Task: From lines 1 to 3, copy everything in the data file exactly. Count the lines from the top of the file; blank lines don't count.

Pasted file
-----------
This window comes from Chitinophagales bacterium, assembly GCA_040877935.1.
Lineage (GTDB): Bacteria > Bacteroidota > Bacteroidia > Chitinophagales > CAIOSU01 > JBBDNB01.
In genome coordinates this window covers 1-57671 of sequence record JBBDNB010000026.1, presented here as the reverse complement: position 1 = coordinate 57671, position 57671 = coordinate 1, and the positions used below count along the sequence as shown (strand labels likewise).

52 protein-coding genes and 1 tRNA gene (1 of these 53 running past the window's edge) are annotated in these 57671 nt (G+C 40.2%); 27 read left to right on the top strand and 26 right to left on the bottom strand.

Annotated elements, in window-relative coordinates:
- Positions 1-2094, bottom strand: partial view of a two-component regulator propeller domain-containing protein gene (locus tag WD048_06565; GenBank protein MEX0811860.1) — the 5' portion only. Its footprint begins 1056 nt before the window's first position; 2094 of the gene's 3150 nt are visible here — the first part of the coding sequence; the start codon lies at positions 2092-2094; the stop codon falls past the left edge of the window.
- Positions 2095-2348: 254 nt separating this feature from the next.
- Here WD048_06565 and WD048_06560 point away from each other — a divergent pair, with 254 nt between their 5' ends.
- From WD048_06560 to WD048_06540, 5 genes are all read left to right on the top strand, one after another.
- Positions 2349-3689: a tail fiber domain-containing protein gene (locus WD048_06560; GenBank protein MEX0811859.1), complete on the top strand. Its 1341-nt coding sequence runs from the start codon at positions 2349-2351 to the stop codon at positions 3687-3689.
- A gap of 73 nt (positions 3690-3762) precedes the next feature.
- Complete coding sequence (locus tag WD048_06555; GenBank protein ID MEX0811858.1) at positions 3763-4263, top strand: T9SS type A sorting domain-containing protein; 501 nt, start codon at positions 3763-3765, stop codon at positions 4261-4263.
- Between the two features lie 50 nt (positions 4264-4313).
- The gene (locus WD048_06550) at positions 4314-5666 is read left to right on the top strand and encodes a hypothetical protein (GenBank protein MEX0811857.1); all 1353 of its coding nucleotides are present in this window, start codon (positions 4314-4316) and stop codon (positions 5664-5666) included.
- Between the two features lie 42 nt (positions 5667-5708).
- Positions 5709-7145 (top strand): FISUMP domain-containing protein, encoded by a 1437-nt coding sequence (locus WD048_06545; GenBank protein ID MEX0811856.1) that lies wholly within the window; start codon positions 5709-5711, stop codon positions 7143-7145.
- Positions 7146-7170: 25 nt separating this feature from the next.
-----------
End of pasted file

This window comes from Chitinophagales bacterium, assembly GCA_040877935.1.
Lineage (GTDB): Bacteria > Bacteroidota > Bacteroidia > Chitinophagales > CAIOSU01 > JBBDNB01.
In genome coordinates this window covers 1-57671 of sequence record JBBDNB010000026.1, presented here as the reverse complement: position 1 = coordinate 57671, position 57671 = coordinate 1, and the positions used below count along the sequence as shown (strand labels likewise).